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| 1 minute read

Online divorce: guarding against fraud

A deceitful husband who obtained a divorce without his wife knowing, has had it set aside after an 8 day hearing.  Despite denying any dishonesty, the judge considered that only the husband benefitted from the divorce, and consequently he was the only one who had a motive to push it through. The husband failed to provide a handwriting sample to compare to the signatures on the divorce papers meaning no finding of forgery was made. However the judge clearly considered that the husband may have forged his wife's signature to achieve his desired outcome.

This begs the question about whether such a scenario would be easier to achieve now that divorces are dealt with online via the court portal. When a petition is issued online, both parties can see the letter giving the respondent log in and access details to the portal. For anyone so minded it would not be difficult to provide a response on behalf of their spouse.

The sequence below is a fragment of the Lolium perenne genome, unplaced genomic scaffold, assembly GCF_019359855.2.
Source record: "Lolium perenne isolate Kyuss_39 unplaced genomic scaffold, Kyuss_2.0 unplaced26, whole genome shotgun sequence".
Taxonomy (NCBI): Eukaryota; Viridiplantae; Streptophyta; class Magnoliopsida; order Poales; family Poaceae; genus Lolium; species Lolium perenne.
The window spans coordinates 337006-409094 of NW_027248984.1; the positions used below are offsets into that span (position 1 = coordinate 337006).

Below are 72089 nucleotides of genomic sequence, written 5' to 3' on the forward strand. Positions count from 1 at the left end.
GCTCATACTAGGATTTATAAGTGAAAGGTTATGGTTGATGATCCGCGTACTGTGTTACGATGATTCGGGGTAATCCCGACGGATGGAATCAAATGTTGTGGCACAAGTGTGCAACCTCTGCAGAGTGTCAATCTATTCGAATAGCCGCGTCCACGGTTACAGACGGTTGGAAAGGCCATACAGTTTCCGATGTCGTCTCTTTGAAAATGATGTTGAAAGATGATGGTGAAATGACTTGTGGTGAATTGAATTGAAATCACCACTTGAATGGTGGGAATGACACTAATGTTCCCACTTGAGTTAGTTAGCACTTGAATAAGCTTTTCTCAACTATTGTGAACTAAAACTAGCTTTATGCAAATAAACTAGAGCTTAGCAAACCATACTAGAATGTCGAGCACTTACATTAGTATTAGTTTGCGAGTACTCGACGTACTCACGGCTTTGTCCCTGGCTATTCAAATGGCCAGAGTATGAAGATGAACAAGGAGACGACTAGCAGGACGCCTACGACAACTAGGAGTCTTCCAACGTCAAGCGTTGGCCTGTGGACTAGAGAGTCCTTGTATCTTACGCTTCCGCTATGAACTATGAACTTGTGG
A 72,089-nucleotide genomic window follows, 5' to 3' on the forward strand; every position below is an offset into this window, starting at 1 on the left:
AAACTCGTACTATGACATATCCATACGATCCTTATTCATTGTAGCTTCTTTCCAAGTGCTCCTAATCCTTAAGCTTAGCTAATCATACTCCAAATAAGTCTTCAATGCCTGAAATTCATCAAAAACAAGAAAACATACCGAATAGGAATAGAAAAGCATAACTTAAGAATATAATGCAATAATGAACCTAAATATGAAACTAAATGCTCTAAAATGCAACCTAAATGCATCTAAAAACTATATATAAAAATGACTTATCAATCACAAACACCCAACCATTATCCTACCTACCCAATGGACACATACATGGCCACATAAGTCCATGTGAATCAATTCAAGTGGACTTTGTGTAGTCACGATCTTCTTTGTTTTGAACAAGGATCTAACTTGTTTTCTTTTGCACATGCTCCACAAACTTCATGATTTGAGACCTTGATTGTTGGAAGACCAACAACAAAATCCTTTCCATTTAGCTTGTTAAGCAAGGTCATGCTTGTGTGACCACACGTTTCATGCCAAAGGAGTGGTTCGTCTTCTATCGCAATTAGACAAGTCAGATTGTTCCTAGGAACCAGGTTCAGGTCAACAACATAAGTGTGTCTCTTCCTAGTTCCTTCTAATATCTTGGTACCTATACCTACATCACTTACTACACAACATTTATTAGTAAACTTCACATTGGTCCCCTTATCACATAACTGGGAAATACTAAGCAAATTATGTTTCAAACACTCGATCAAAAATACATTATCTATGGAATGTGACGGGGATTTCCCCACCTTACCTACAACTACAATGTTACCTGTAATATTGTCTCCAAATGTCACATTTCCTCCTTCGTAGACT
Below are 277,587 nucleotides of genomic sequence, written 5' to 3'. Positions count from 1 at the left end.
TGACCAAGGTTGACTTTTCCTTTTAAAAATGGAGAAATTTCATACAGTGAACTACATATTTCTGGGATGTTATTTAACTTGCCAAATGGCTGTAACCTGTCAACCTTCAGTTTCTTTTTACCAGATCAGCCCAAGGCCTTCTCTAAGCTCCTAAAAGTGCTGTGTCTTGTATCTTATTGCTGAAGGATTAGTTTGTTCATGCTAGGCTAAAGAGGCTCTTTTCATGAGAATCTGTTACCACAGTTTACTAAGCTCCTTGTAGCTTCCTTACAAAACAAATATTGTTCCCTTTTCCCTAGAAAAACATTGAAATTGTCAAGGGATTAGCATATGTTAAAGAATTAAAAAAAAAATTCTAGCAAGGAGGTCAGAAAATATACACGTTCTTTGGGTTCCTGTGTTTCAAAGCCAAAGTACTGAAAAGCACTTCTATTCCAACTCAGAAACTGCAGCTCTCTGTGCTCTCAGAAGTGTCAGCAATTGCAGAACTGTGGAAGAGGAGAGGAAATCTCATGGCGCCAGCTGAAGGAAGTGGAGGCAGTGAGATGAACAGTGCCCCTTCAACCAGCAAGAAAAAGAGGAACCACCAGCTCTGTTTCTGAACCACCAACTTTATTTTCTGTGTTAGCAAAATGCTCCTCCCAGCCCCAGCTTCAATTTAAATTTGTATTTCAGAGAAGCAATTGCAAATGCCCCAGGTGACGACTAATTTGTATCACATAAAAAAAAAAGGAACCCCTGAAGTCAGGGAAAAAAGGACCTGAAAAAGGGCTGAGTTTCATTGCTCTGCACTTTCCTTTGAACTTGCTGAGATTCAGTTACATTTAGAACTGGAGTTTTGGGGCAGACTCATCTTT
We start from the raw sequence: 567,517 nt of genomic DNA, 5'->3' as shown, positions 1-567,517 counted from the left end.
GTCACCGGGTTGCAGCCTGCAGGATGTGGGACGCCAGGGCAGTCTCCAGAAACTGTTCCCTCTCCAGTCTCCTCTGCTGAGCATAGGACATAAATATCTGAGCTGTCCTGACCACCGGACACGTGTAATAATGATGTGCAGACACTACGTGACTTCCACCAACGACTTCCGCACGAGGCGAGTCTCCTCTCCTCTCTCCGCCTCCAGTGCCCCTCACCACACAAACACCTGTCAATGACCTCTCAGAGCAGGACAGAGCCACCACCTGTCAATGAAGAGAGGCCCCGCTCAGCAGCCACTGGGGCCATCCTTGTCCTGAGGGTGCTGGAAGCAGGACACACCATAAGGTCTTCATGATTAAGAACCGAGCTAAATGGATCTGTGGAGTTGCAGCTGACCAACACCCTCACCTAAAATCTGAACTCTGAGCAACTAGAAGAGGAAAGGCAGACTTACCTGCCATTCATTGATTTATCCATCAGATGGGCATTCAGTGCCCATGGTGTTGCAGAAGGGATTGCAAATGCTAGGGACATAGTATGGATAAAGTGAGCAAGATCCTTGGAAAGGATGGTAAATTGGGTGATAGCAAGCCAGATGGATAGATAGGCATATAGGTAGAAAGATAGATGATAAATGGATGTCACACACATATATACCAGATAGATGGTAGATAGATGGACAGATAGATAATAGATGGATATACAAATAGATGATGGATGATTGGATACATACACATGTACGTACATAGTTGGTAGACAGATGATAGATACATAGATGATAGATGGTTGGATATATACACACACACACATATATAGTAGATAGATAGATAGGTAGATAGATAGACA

Cases such as this are thankfully rare but the advent of online processes means that we must be vigilant about the fraudulent opportunities that new technology might create for those without scruples.

The husband will be left to reflect on the personal outcome of this case. No doubt the legal fees were very significant but as he had also re-married following the fraudulently obtained divorce, he and his second 'wife' now find themselves in a bigamous marriage. Bigamy is a crime carrying a potential prison sentence of up to 7 years so the full consequences to him may not yet have revealed themselves.

Divorce that wife did not know about for 12 years is set aside


family law